Anglo-Dutch steelmaker Corus said on Wednesday negotiations were continuing over the sale of its primary aluminium smelters in Germany and the Netherlands.

We haven't changed our minds. We're still reviewing the strategic options in relation to those plants, Jean-Sebastian Jacques, Group Director, Strategy at Corus told Reuters on the sidelines of a steel conference. As soon as we have something more specific, we'll disclose it to the market, Jacques said.

He declined to give a time frame.

India's Tata Steel won a bidding battle in January 2007 to buy Corus. As Tata is focused on steel, industry analysts had expected the primary aluminium plants to be sold.

The smelters in Delfzijl in the Netherlands and Voerde in Germany have combined capacity to produce around 250,000 tonnes of primary aluminium annually.

Including secondary production from scrap, they have total output of more than 300,000 tonnes of aluminium a year.

Corus said in December it signed a non-binding letter of intent to sell the two smelters to U.S. company American Industrial Acquisition Corp for an undisclosed sum.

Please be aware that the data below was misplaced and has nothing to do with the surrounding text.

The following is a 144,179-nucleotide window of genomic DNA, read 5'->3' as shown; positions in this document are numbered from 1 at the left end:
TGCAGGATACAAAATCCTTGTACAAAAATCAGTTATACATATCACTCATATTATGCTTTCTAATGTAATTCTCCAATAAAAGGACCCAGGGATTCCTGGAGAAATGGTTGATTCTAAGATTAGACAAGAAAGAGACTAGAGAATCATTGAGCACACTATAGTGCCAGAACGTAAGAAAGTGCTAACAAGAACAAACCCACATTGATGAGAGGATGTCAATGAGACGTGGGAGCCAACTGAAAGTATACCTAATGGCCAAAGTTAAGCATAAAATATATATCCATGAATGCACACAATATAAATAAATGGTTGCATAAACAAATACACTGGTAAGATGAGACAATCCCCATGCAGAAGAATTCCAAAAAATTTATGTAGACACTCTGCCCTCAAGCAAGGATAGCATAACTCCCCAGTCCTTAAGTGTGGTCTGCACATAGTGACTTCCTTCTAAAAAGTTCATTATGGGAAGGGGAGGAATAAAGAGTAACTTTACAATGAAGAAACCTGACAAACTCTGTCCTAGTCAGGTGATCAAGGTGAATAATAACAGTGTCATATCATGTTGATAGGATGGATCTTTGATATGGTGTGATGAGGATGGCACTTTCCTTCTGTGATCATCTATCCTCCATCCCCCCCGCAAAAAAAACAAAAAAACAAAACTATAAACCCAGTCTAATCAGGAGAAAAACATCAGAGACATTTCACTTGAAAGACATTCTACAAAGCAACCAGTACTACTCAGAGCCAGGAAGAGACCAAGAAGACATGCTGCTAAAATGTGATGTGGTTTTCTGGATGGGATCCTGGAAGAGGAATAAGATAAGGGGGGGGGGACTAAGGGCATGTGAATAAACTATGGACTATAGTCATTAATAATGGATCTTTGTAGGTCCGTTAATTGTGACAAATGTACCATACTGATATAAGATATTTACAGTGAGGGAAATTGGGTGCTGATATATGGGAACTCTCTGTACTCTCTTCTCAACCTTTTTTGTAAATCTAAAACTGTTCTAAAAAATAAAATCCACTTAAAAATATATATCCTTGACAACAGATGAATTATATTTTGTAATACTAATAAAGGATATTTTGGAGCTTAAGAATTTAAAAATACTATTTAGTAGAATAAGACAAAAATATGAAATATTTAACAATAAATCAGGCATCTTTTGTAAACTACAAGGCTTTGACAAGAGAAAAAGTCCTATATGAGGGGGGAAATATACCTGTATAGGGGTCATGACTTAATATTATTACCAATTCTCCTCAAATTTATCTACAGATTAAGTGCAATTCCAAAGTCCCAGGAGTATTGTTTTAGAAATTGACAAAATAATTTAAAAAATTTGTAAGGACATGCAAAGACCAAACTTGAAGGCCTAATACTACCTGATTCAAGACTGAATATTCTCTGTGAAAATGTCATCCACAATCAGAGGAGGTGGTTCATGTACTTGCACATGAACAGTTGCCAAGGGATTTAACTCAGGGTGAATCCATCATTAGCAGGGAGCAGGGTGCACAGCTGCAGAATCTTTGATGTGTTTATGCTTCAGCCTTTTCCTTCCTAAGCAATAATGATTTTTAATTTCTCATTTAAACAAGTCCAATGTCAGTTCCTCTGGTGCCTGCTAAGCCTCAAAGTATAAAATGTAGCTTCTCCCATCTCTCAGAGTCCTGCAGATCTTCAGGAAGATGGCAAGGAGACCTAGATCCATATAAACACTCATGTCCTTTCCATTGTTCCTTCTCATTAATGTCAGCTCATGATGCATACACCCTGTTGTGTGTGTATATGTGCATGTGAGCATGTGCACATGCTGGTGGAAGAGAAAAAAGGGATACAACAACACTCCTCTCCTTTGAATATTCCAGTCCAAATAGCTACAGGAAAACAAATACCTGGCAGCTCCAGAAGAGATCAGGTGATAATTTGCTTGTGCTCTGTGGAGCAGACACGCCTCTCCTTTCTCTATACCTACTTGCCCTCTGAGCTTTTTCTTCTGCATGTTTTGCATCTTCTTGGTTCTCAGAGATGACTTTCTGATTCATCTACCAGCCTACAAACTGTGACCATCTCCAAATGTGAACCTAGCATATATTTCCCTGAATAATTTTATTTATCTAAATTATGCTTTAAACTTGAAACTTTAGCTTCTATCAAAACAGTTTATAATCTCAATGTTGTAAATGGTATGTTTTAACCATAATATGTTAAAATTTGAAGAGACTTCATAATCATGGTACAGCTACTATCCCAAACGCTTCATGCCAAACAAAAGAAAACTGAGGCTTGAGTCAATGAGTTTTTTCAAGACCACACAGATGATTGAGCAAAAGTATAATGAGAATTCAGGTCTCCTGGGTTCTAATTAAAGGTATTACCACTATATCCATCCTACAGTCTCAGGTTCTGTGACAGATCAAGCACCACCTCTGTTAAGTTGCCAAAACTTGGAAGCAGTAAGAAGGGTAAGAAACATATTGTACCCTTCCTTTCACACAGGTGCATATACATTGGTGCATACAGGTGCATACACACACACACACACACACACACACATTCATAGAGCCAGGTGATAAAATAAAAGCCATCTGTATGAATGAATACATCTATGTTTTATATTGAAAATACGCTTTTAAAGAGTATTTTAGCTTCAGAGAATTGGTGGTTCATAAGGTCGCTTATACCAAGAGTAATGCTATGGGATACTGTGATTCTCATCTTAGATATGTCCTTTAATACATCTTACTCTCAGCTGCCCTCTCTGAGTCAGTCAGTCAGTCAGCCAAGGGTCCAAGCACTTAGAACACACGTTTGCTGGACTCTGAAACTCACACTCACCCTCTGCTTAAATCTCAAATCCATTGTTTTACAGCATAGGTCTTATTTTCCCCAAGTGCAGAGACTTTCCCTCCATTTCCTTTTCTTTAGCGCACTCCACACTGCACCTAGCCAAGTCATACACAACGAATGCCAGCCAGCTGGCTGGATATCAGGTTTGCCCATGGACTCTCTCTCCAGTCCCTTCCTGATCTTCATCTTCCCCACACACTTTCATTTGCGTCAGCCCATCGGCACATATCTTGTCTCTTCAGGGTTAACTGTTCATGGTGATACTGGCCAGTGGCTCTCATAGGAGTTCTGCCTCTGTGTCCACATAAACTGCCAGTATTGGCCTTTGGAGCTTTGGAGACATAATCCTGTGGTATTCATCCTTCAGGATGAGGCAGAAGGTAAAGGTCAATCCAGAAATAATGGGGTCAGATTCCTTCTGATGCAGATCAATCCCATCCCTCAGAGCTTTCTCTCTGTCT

High German and Dutch power costs have long troubled Corus' European aluminium operations and many in the market think these costs have slowed the sale of the smelters.


Jacques declined to comment but said energy was an issue for the whole of Europe: The energy situation in Europe is a challenging one for the steel industry and it can be a challenging one for aluminium as well.

In October 2005, Corus reached a power supply deal for its Voerde aluminium plant in Germany, saving it from closure.

Energy is an important feature. It will have many, many impacts across the whole industry, he said.

China is another factor which could have a significant impact on the industry, Jacques said.

China is a big, big source of uncertainty, which could have impact of raw material and steel prices, he said.

An export tax on Chinese billet exports has brought shipments out of the country almost to a halt, causing a squeeze in the global supply, boosting prices.

The supply/demand situation is tight but we see Chinese imports picking up ... There's clearly a risk there, Jacques said, referring to an oversupply of Chinese material in Europe.

Everybody enjoys very high prices today, but I'd be cautious going forward, he said.

In order to shield from sky-high raw material costs Corus is considering to buy operating mines and invest in green-field projects to increase its self-sufficiency, Jacques said.

We'll look at all the options, he said.

(Reporting by Humeyra Pamuk and Michael Hogan; editing by Christopher Johnson)

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